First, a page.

Senate Appropriations Committee Hearing
“The American Jobs Plan: Infrastructure, Climate Change, and Investing in our Nation’s Future”
April 20, 2021
Testimony of U.S. Department of Transportation Secretary Pete Buttigieg
Chairman Leahy, Vice Chairman Shelby, and Members of the Committee, thank you for the opportunity to testify today.
We are gathering at a moment in which our infrastructure situation calls both for urgent action and a long-term, strategic vision. As we speak, a climate crisis is already hurting Americans, and it will continue to get far worse if we don’t act. And in this moment, we need to add back millions of jobs to fully recover from the pandemic, even as we build a stronger foundation for the economic future.
It is in this context that we see the American Jobs Plan as a once-in-a-generation opportunity to meet this consequential moment and win the future for the country we all serve.
The plan will improve more than 20,000 miles of roads and 10,000 bridges. It will strengthen aviation, ports, and waterways. It will address critical backlogs in rail and expand world-class passenger rail services, including high-speed rail. It has dedicated funds for projects that will have significant benefits to the regional or national economy but are too large or complex for existing funding programs.
The American Jobs Plan will fix and modernize our transportation system so that our economy—and our country—can thrive. That means finally addressing the inequities of our past transportation, and by increasing access and equity in projects going forward. And that means tackling the climate crisis.
In the United States, the transportation sector is the economy's single biggest contributor to greenhouse gases - which means it can and must be a big part of the solution to climate change. The American Jobs Plan will move us away from our over-reliance on fossil fuels and towards net zero carbon emissions by 2050. It will spark an electric vehicle revolution, building a network of 500,000 electric vehicle chargers across the country—in urban and rural areas—and providing rebates to make electric vehicles affordable for more Americans.
The plan will double federal funding for public transit, making it a more reliable and accessible option to more people. And by investing billions to make travel safer for all Americans, whether they move by car, public transit, foot, bike, wheelchair, or any other means, it will reduce congestion on the road and pollution in the air.
We draw inspiration from the New Deal’s infrastructure projects and President Eisenhower’s Interstate Highway System, but we cannot afford to rely on the original version of the roads, bridges, and airports they built all those years ago. The need for new investment is impossible to ignore. We see it in the sections of California’s Highway 1 that fell into the ocean; in the Gulf Coast flooding that halted rail service after Hurricane Harvey; and in the loss of subway service for millions of New Yorkers after Hurricane Sandy. We see it in the storms on our coasts, the floods in the Midwest, the wildfires in California and the deadly snowstorm in Texas. We must adapt. Our proposed resilience investments would support projects across America that reinforce, upgrade or realign existing transportation infrastructure to better withstand extreme weather events and other effects of climate change.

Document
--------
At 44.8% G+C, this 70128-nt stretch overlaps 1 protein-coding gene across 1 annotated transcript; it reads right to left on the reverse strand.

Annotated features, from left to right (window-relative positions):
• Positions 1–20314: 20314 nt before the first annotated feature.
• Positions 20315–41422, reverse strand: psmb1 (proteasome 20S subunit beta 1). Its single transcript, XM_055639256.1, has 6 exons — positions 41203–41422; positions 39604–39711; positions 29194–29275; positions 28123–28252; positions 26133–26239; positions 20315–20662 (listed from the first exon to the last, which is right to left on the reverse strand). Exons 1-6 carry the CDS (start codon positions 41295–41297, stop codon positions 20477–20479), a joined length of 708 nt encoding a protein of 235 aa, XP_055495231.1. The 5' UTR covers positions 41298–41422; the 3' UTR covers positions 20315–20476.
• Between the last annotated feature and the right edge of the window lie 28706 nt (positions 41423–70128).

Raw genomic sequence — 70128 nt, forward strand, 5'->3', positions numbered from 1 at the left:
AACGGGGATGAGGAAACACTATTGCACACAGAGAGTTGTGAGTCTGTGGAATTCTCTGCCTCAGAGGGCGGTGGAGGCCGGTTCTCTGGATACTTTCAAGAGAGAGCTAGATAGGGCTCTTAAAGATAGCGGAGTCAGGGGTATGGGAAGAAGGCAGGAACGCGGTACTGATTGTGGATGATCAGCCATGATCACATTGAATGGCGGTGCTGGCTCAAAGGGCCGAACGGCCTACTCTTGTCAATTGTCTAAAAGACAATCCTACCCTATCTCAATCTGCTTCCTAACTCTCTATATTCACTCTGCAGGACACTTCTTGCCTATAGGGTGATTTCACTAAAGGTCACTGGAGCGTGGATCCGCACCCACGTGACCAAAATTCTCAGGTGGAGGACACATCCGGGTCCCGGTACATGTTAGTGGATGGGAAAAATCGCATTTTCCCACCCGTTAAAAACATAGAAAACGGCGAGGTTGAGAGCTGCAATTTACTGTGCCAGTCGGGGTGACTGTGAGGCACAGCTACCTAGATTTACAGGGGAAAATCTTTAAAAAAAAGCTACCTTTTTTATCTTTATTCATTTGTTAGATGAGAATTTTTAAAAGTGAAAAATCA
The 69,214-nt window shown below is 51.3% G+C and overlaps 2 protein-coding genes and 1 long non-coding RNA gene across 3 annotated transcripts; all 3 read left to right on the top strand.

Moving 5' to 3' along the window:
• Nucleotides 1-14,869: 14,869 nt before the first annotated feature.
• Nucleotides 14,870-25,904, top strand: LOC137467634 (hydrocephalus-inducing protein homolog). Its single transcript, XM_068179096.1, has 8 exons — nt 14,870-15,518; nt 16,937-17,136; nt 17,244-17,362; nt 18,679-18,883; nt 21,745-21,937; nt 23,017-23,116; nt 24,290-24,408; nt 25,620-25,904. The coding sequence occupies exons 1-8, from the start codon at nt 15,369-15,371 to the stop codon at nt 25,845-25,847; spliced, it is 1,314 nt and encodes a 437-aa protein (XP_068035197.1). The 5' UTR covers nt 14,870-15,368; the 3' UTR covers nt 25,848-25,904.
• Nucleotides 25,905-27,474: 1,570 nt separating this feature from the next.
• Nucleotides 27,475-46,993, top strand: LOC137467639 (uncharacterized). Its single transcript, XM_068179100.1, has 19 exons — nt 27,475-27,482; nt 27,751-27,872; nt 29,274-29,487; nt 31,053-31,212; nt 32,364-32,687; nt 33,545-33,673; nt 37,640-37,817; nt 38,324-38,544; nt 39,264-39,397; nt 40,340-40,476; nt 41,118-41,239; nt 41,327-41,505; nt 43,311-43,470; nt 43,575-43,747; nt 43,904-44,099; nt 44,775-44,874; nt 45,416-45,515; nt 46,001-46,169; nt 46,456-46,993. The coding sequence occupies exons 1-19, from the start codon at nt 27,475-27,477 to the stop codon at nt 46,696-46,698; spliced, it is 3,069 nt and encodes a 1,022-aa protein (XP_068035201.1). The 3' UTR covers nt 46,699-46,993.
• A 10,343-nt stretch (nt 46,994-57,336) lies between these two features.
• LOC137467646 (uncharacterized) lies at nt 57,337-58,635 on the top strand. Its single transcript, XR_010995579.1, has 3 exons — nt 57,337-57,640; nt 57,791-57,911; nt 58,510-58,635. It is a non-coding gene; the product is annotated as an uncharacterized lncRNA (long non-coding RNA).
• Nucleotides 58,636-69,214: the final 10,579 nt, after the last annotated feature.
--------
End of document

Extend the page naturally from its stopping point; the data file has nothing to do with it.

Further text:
I have heard it said that the American Jobs Plan should be about roads and bridges but should not address climate change. I would compare that to drawing up plans for a new restaurant with no consideration for health, safety, or cleanliness. The truth is that every infrastructure decision is already, inevitably a climate decision as well. Our choices on roads, bridges, and other infrastructure must recognize and reduce the very real threat that climate change poses to American lives and livelihoods.
This is also our opportunity to deliver equity where it has been denied in the past, which is why at least 40% of the benefits of the plan’s climate investments will flow to overburdened and underserved communities, who often bear a disproportionate burden of transportation pollution.
And yes, this is fundamentally an investment in our economy. The time has come to break the old, false framework of "climate versus jobs."
After all, American workers are going to do the work rebuilding roads, laying new cables and pipes, retrofitting buildings, installing electric vehicle chargers, and manufacturing the vehicles that will use those electric chargers.
In fact, this is the biggest American jobs investment since World War II. It will support millions of new, prevailing wage jobs, the majority of which will be available to people without a college degree.
The American Jobs Plan is a chance to empower America's workers, secure our climate, and restore America's leadership position in an increasingly competitive world. It’s our chance to build a future where transportation inspires dreams and not dread, a source of opportunity rather than a constraint on the budgets and livelihoods of American workers and families.
American livelihoods rise or fall based on infrastructure choices that reverberate for decades. This plan is how the generations now in charge can make good on our responsibility to keep the American dream alive for the generation now coming of age and those to follow.
I look forward to working with members of the Committee to make that possible. Thank you again for the opportunity to appear today. I will be happy to answer your questions.